Our globe-cooking adventure took us to a new country this month, thanks to the South African-themed Kitchen Trotter box. I decided to try out the intriguingly named Bobotie and Geelrys en Rosyntijes.
This required two ingredients from the box, the Durban curry mix and the Coriander.
The Durban Curry spice kit contains lots of whole spices (cloves, cardamon pods, cinnamon, bay leaves, black pepper) as well as a sachet of mild curry powder. The packet also has a recipe for Durban Curry which I will share with you in a later blogpost.
Bobotie and Geelrys en Rosyntijes
1kg lean minced beef
2 onions, chopped
juice of 1 lemon
3tbsp apricot jam
1/2 cup sultanas
6 bay leaves
1tbsp vegetable oil
Geelrys en Rosyntijes (Yellow Rice)
2 cups white rice
1 stick cinnamon
2 tsp sugar
1/2 cup sultanas
Heat the corainder in a dry pan until the aroma of warming spices fills the kitchen ! Turn off the heat and carefully crush with the back of a tablespoon.
In a large saucepan, heat the oil and fry the onions over a low heat, stirring from time to time, until they are soft and translucent. Add the crushed coriander, the curry powder and curcuma and mix well.
Add the lemon juice, sugar, jam (I was all out of apricot jam and didn't think blackcurrant would work (!), so I used half chilli jam and half onion chutney - this worked perfectly. I bet marmalade would be good too.), bay leaves, sultanas and mince and cook for 10-15 minutes until the meat is cooked.
I was a bit dubious about all those mixed flavours so I had a little taste - it's delicious at this stage and could be served straight away with rice. However, I decided to follow the recipe and mixed up the egg and milk and poured it over the top, after fishing out the bay leaves. Rather than sitting on top of the meat, as it did in the picture, my milky mixture sank straight to the bottom and mixed in with the meat. With hindsight, I don't think I had enough mixture so I'd use 2 eggs and twice as much milk next time so that it covers the meat. I don't think it really mattered though. (Another recipe version I saw online mentions adding bread crumbs to the egg/milk mixture, which would probably help it stay on top. Also, the Kitchen Trotter recipe suggests making this in delicate little individual ramekins - I decided to supersize it for a family meal !)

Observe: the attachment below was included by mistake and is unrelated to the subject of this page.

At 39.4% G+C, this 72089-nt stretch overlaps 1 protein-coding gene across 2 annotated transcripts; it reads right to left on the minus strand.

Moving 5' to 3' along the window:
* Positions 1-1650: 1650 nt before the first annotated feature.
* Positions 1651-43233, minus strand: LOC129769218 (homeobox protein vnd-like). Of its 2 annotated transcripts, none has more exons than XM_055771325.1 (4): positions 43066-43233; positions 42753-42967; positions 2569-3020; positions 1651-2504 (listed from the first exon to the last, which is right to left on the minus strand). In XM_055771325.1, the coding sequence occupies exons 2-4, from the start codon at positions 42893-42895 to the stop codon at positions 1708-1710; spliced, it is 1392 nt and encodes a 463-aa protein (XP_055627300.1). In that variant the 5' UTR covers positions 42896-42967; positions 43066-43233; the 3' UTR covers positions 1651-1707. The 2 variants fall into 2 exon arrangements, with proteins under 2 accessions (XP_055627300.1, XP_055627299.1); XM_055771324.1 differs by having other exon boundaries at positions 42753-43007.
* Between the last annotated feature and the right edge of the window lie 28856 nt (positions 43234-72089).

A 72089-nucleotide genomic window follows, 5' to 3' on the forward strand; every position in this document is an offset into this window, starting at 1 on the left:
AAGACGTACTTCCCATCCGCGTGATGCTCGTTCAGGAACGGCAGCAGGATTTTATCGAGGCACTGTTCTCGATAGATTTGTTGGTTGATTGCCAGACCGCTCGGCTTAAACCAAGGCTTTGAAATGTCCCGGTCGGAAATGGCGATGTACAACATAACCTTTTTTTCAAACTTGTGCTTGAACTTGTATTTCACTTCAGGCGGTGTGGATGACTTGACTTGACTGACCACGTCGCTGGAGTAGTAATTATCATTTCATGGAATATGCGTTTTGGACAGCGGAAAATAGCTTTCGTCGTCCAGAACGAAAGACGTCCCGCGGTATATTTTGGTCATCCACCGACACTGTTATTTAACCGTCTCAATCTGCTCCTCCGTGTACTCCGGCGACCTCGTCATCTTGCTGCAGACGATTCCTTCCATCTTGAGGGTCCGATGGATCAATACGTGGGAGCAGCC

Time to put this strange-looking mixture in the oven at 220° for 15 minutes, until the egg is cooked. (I put a sheet of foil over the top after 10 minutes because the meat started to go a bit too brown.)
Time to move on to the yellow rice. Put one quantity of rice for two quantities of water in a saucepan, add the curcuma, cinnamon, sugar, salt and sultanas and bring to the boil. Reduce the heat and cover until the rice is cooked (about 15 minutes later). Mine didn't come out very yellow because I didn't have any curcuma and I'd run out of turmeric so my only other option would have been yellow food colouring from my baking cupboard !
Time to check on the Bobotie - yay, it worked !
I definitely needed more egg for it all to set properly and the mince gave off a bit too much liquid (not lean enough maybe?) but it still tasted really nice. It's not very spicy - you could add extra chilli powder if you want to hot it up - but this means it doesn't overpower the delicate flavours of the yellow rice. I love the fact that each mouthful has a different combination of flavours - the sweetness of the jam/onion chutney works amazingly well.
For a quick evening meal with mince that is a bit more exciting than the usual cottage pie/spaghetti bolognese/mince and onions/chilli con carne options, I'd definitely make this again and stop before the eggy mixture stage. Add a sachet of microwaveable rice and you could have the whole thing on the table in 15 minutes !
Other blogposts you may be interested in :